Misunderstandings between our ‘two nations divided by a common language’* aren’t usually so dangerous.  Nor should any English people loftily assume our words are the ‘original’ ones; in many cases it’s the other way round.  ‘Garbage’, ‘trash’ and ‘sidewalk’ date back at least to Elizabethan times, whereas ‘rubbish’ and ‘pavement’ are much more recent.  Usually even if the word is unfamiliar, the context reveals the meaning; though this assumption falls down hilariously when it comes to clothing, as any American who has sent their child to English boarding school can testify.  Presented with a uniform list, US mums are baffled by the requirement of 8 pairs of trousers (pants), 4 sleeveless padded jackets (vests) and no underwear whatsoever except for 2 pairs of toddler pull-up nappies (trainers).

School uniform Moyles Court

British school uniform

Coming from the UK side of the pond, I thought I could spot all Americanisms and easily work them out. Not so. Recently, reading the wonderful, Pulitzer Prize-winning All the Light We Cannot See by Anthony Doerr, I was brought up short by what looked like a genuine mistake. (If you haven’t read this beautifully written story of two young people – a blind French girl and a German boy – growing up on opposite sides of World War Two, then do.)  All the Light We Cannot SeeEntering her great-uncle’s room, Marie-Laure sits down on ‘the davenport’. Since a davenport is a very English piece of furniture, being a small, compact writing desk with shelves, designed by Captain Davenport in the 18th century, it seemed an odd thing to find in a house in St Malo, and even odder for Marie-Laure to sit on it. When, a few lines later, Great-uncle Etienne sits down beside her on the davenport, I realised some kind of sofa must be meant, and thought Doerr had got the wrong word.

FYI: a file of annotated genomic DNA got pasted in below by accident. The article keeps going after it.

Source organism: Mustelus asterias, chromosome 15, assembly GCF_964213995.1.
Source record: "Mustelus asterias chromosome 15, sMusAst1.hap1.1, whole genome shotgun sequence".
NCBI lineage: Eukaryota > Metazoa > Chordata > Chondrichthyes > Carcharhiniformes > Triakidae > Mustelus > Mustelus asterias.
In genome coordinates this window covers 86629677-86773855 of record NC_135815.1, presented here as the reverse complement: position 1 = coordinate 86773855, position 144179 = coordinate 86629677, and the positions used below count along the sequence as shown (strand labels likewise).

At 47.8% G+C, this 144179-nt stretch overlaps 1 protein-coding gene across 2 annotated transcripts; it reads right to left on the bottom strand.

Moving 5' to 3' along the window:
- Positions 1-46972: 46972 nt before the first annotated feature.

Davenport desk

A Davenport (UK) : small writing desk with shelves or drawers

Not so. Davenport & Co turns out to be a company in Massachusetts that made a series of sofas in the late 19th century, whose popularity led to davenport becoming – in the USA – a genericised trademark, i.e. a word for sofas in general. So Doerr is right after all.

By Pearson Scott Foresman - Archives of Pearson Scott Foresman, donated to the Wikimedia Foundation

A davenport (US): large sofa. No shelves or drawers.

But… is he?  To use a particular American company term for a piece of furniture found all over the world feels eccentric in a novel set in Europe in the 1940s. For readers outside the USA, it’s like calling all pianos Steinways, with children sent for Steinway lessons, and being put in for their Grade 1 Steinway exam.

More than eccentric: later on in the book, Sergeant Major Von Rumpel muses on the fifteenth century davenport he’s shipping from Paris to Germany. This presents the reader with the rather marvellous but wholly impossible image of a company making sofas in Massachusetts in the 1400s.

Curly Davenport sofa

Mediaeval davenport?

I know, I know, I’m making a Kilimanjaro out of a, er, molehill here. But from a writer whose power to evoke all kinds of environments and emotions –  from the dreary, choking coke factories of 1930s Germany to the brutal elite school for Nazi youth, to the dry, dusty Museum of Natural History in Paris with its collections of delicate molluscs and insects to the briny, wind-scoured towers of Saint-Malo – is nothing short of astonishing, this one false, historically tone-deaf note – jars.

(Article first printed on Author’s Electric Blogspot.)